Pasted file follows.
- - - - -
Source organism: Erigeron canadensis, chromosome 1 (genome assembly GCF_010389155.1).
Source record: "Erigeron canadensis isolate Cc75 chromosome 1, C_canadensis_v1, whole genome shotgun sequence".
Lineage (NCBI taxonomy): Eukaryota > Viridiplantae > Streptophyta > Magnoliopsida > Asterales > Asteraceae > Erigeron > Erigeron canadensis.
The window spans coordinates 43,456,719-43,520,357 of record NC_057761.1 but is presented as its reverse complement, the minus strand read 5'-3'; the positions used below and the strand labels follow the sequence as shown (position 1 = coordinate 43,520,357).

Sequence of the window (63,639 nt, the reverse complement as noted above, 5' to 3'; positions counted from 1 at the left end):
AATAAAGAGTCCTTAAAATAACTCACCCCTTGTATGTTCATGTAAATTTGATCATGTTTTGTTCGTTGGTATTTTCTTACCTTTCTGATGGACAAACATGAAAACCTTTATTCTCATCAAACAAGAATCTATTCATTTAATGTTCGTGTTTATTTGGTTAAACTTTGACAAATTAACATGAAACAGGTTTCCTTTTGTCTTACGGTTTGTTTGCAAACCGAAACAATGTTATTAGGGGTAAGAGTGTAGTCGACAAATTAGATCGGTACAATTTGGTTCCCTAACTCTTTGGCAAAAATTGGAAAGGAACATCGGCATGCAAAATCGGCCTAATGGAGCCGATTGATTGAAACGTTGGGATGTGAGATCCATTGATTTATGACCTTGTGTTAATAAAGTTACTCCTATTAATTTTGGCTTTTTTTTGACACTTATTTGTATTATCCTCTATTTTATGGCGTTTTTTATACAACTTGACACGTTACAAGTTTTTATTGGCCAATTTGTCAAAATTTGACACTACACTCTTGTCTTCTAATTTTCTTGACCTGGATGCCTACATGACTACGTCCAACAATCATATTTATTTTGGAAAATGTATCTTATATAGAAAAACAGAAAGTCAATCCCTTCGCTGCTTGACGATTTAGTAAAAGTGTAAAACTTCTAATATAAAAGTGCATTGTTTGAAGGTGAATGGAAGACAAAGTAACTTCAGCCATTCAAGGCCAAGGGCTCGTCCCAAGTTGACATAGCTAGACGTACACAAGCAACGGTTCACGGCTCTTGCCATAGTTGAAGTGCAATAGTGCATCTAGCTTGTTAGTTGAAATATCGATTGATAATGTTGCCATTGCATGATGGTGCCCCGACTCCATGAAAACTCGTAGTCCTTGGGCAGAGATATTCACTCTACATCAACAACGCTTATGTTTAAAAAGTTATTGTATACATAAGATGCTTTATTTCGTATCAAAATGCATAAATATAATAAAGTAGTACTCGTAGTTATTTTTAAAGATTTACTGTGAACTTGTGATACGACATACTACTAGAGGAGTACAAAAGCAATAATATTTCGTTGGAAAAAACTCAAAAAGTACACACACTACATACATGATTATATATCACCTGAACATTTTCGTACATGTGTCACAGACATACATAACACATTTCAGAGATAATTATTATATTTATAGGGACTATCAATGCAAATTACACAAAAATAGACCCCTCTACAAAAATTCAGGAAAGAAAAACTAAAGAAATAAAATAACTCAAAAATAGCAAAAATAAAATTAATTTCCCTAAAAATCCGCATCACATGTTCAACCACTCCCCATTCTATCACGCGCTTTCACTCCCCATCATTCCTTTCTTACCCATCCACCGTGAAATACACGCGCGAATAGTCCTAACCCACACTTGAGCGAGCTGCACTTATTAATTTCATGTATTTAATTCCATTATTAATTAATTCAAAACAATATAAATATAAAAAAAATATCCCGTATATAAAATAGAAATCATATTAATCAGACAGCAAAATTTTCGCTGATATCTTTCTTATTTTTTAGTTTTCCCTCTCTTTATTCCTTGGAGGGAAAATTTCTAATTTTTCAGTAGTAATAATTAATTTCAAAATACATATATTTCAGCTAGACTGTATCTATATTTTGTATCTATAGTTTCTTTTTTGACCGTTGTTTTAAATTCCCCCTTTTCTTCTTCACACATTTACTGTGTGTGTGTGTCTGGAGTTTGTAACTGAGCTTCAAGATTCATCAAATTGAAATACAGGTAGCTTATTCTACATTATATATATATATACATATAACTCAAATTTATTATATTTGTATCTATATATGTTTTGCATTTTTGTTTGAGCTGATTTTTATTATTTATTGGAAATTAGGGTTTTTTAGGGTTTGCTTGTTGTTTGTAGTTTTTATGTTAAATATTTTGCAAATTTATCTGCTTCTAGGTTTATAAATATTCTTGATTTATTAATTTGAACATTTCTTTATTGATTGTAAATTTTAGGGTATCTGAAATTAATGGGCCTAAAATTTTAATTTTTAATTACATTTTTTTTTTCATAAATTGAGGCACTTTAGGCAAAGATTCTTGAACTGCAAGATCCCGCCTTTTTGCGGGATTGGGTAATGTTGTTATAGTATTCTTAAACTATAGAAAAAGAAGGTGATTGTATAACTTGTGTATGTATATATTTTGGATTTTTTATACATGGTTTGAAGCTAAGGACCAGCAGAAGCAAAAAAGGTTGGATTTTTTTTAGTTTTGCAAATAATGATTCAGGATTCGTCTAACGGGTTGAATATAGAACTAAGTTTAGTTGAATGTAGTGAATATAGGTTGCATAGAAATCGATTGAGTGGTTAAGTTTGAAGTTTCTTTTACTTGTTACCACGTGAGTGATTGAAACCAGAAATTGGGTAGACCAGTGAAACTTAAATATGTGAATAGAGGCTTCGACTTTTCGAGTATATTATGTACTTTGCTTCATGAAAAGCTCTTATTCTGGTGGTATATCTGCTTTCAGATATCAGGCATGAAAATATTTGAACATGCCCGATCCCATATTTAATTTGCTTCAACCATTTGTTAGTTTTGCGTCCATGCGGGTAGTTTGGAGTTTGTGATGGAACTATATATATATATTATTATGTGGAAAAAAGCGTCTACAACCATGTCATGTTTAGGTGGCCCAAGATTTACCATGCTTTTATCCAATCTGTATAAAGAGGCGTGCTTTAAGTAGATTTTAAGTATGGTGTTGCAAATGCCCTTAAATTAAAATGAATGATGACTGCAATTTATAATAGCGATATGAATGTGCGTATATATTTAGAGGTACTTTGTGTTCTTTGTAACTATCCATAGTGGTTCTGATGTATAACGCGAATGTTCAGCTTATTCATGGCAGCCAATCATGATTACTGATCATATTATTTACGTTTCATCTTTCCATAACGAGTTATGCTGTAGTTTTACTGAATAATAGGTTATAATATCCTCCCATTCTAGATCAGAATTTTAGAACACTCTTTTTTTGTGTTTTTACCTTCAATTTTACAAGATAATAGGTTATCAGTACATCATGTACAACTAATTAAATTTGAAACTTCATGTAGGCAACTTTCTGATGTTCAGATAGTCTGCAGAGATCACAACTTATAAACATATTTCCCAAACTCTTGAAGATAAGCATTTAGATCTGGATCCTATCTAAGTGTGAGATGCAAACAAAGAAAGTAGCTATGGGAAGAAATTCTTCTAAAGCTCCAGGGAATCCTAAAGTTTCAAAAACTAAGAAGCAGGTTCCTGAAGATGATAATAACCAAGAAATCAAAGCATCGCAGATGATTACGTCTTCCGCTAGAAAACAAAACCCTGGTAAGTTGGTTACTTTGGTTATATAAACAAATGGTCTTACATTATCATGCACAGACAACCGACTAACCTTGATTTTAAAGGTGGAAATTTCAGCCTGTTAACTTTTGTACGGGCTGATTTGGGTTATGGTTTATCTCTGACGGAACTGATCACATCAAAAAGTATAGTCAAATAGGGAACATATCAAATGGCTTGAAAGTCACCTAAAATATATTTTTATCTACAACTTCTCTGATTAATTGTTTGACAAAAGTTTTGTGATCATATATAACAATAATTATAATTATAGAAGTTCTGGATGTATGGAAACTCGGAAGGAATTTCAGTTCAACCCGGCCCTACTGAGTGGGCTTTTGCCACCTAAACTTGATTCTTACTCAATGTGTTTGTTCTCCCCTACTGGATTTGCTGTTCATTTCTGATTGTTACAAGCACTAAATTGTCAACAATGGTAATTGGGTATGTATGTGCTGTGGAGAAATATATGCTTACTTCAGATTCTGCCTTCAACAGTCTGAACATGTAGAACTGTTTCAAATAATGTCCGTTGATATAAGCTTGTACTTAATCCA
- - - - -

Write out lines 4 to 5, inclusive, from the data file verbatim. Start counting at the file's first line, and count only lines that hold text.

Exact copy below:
The window spans coordinates 43,456,719-43,520,357 of record NC_057761.1 but is presented as its reverse complement, the minus strand read 5'-3'; the positions used below and the strand labels follow the sequence as shown (position 1 = coordinate 43,520,357).

Sequence of the window (63,639 nt, the reverse complement as noted above, 5' to 3'; positions counted from 1 at the left end):